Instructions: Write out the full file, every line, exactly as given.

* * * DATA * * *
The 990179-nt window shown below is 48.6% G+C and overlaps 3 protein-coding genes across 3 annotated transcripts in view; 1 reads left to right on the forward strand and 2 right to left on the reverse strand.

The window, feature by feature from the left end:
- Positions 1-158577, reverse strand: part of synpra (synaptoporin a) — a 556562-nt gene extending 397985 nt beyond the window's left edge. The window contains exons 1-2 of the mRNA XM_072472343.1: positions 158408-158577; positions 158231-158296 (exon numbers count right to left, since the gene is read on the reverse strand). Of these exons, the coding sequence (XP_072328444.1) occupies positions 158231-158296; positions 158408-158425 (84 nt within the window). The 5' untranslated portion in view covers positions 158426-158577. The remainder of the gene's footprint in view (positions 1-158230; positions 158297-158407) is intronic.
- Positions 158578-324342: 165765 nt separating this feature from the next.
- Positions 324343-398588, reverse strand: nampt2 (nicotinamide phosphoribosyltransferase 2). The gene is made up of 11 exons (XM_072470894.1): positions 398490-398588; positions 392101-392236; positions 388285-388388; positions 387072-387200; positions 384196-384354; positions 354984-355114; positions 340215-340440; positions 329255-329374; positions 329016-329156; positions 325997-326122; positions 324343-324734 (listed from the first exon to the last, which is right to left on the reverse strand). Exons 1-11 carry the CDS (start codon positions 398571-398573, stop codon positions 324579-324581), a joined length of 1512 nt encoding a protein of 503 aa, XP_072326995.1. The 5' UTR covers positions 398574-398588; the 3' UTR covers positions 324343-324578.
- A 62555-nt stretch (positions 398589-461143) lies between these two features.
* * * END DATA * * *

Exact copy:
The 990179-nt window shown below is 48.6% G+C and overlaps 3 protein-coding genes across 3 annotated transcripts in view; 1 reads left to right on the forward strand and 2 right to left on the reverse strand.

The window, feature by feature from the left end:
- Positions 1-158577, reverse strand: part of synpra (synaptoporin a) — a 556562-nt gene extending 397985 nt beyond the window's left edge. The window contains exons 1-2 of the mRNA XM_072472343.1: positions 158408-158577; positions 158231-158296 (exon numbers count right to left, since the gene is read on the reverse strand). Of these exons, the coding sequence (XP_072328444.1) occupies positions 158231-158296; positions 158408-158425 (84 nt within the window). The 5' untranslated portion in view covers positions 158426-158577. The remainder of the gene's footprint in view (positions 1-158230; positions 158297-158407) is intronic.
- Positions 158578-324342: 165765 nt separating this feature from the next.
- Positions 324343-398588, reverse strand: nampt2 (nicotinamide phosphoribosyltransferase 2). The gene is made up of 11 exons (XM_072470894.1): positions 398490-398588; positions 392101-392236; positions 388285-388388; positions 387072-387200; positions 384196-384354; positions 354984-355114; positions 340215-340440; positions 329255-329374; positions 329016-329156; positions 325997-326122; positions 324343-324734 (listed from the first exon to the last, which is right to left on the reverse strand). Exons 1-11 carry the CDS (start codon positions 398571-398573, stop codon positions 324579-324581), a joined length of 1512 nt encoding a protein of 503 aa, XP_072326995.1. The 5' UTR covers positions 398574-398588; the 3' UTR covers positions 324343-324578.
- A 62555-nt stretch (positions 398589-461143) lies between these two features.